Children's Book Sketch: Critique Needed!



  • Working on a children's book and really trying to push the use of perspective but also struggling to keep the rules. I thought I was doing this drawing correctly but then felt that if you were to scale the kids to the house, the house would be insanely large compared to the characters. Not sure if at this point I'm overthinking it. Any drawovers and explanations would be highly appreciated! This forum has been a godsend in the past couple years for me!! 0_1527733473624_3f41207e-76ae-4b0a-8829-c29958641fc9-image.png



  • I don’t think the house is too big compared to the kids - if that is the door on the right side I think it´s pretty accurate (the windows are way too big compared to the door, though).

    There is an issue here that I see very often when people practice 2-point perspective: your vanishing points are too close. The general rule is that you cannot put vanishing points on the page with two points perspective (nor with three points). There are exceptions, but in general, your vanishing points should be further out to the right and left of the image if you want to avoid deformations. With digital tools, this is easy to manage. When I worked traditionally, I used to have a really large piece of cardboard to tape my paper on, so that I could set the vanishing points on the board to draw a perspective grid.

    Another issue here is that the path is not in perspective. It doesn’t have the same vanishing point as the house, which is fine (it can be at an angle to it rather than parallel), but also it doesn’t actually have a left vanishing point (the sides are parallel), while it has a right vanishing point.

    When you have objects that are not parallel, each has its own set of vanishing points, but the relationship between the „sets of vanishing points“ follows rules. It´s easier to keep everything parallel at the beginning, even thoug it looks stiff.

    Here is a super trick for you. Take a photo that has the same perspective/viewpoint you want and create (trace) its perspective grid. You just need to look for two parallel „lines“ that are converging somewhere (roofline and line of the windows, for example) and trace them until you find the first vanishing point (and the horizon). Once you have the horizon, you only need one „line“ to find the other vanishing point. Once you have your horizon and vanishing points, delete the photo and just „fan out“ some random lines from both vanishing points: that´s your grid. You can use that to build your image and it will have correct „real-life“ perspective.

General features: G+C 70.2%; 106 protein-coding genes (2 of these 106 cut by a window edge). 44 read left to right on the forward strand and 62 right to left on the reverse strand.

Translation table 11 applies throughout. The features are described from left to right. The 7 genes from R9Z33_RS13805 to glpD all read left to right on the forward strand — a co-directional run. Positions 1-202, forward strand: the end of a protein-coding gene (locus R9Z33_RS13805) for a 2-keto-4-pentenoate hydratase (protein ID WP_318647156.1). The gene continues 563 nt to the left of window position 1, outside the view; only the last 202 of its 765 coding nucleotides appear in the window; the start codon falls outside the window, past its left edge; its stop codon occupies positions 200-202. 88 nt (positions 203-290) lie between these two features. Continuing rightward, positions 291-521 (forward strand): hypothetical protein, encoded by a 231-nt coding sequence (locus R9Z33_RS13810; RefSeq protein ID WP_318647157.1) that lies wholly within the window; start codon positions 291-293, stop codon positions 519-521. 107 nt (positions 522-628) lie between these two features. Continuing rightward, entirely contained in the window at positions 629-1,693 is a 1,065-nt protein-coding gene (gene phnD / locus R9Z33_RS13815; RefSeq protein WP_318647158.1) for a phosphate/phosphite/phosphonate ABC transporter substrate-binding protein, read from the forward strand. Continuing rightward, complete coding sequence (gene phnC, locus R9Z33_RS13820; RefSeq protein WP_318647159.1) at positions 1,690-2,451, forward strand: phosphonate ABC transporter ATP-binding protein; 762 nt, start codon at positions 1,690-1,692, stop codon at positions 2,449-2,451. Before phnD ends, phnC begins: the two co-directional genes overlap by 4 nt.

• Thanks for you reply! I appreciate it. I guess the reason I was getting super tripped up about scale is that I know you can take a character and scale them in space based on where their body hits the horizon line. That just doesn’t seem to work for this setup, and I’m really confused as to why. https://i.pinimg.com/originals/c6/e0/52/c6e052922fdb141871451343cfd60dd4.jpg



  • @andrewgthomas there’s a lot of tricks to do that too. I actually had a whole course just on that at school. I’m thinking maybe I should do a few videos around perspective tricks, but I have the feeling I get too tripped up with details. I’m not a good explainer....



  • @smceccarelli I have to disagree. I think you are a very good explainer and you are one of the people on the forum whose comments I always read carefully. Keep making those videos!



  • @smceccarelli, I agree with @demotlj!
    Your comments are always very helpful, Simona! I know it's going to be something good when I see your little red icon!



  • With regards to the perspective part of this post I use a spoke brush to setup my grid by stamping each spoke onto two separate layers I can move them around with the move tool to get the correct field of view. This method was something I learned in another course and it is a very fast way to get started.



  • @rcartwright What is a spoke brush? Are you able to change the angle of the lines?



  • @miriam It is a brush with spokes like a bike wheel, you don't change the angle you just move it in and out around the picture until it lines up with your sketch by using the move tool and scaling up and down. I start by making a frame the shape of my picture plain and then I can place my points outside that frame. I you want the brush I can email it to you but it is easy to make 0_1527878262662_Untitled-1.jpg